Menstruation is shrouded in mystery and myth

Kubatana.net ~ an online community of Zimbabwean activists

November 26, 2010

The Gender Forum organised a GBV/HIV & AIDS Fair at the National Gallery as part of their programming for the 16-365 days of activism against gender based violence.

It was happy to stumble upon two very interesting social enterprises.

Integrated Sustainable Livelihoods (ISL) is a trust that works towards the empowerment of women, and tries to address issues that are specific to women. One of their projects addresses the issues surrounding feminine hygiene. Despite this being the information age, and with great advances in medicine, menstruation is still shrouded in mystery and myth, even among women. Societal attitudes towards menstruation have coloured women’s perceptions of their own cycles, and their bodies. Menstruation is seen as something that is shameful and dirty. Given these perceptions, it is not surprising that buying sanitary ware is very low on any list of household priorities, particularly for vulnerable and poor people. Integrated Sustainable Livelihoods conducted a study and found that:

Lack of resources forces young girls to use pieces of cloths, newspapers, cow dung and tissues to try and contain the flowing of blood. During this period they not only experience the characteristic abdominal pains and mood alterations, but also have to be absent from school for fear of odours emanating from newspapers and rags they use to contain their menstrual flow.

More than just pointing out what the problem is, ISL is working in collaboration with the United Nations Development Fund for Women  (UNIFEM) and the Ministry Of Women’s Affairs, Gender and Community Development to improve the reproductive health of marginalized women through provision of a safe alternative to disposable sanitary ware.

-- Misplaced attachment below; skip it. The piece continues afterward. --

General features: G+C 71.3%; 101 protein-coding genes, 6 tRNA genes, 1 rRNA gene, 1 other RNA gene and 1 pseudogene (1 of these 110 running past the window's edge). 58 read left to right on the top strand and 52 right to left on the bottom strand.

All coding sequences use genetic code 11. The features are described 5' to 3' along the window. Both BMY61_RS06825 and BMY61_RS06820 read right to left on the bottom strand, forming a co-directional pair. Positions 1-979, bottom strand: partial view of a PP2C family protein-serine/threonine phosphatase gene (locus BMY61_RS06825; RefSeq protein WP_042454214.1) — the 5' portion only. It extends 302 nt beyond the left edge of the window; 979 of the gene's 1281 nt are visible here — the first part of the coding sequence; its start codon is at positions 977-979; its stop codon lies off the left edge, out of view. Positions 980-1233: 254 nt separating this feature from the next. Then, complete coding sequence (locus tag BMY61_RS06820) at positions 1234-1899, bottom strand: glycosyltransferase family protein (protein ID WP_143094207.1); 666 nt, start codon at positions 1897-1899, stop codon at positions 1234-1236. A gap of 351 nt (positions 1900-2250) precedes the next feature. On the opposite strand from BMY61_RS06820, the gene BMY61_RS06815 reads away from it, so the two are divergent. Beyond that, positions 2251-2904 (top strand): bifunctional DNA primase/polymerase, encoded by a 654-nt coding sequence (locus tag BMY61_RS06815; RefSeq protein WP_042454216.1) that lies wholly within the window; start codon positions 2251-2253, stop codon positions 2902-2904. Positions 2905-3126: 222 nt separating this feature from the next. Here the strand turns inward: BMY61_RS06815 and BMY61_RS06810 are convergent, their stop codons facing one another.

The reusable pads are made from cotton fabric and come in various colours. ISL teaches women and women’s groups to not only make these for personal use, but for sale as well; they are also working with several NGOs to supply women in prison with this essential product.

Another trust working to create sustainable livelihoods for women is the Zimbabwe Women Rural Development Trust based in Chivhu. They work to teach rural women skills in entrepreneurship, and to promote knowledge of primary healthcare, reduce infant mortality and increase access to education. While they are currently looking for funding, they also assist women in establishing projects in agriculture, mining and arts and curios.

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Author: Leslie Carol Botha

Author, publisher, radio talk show host and internationally recognized expert on women's hormone cycles. Social/political activist on Gardasil the HPV vaccine for adolescent girls. Co-author of "Understanding Your Mood, Mind and Hormone Cycle." Honorary advisory board member for the Foundation for the Study of Cycles and member of the Society for Menstrual Cycle Research.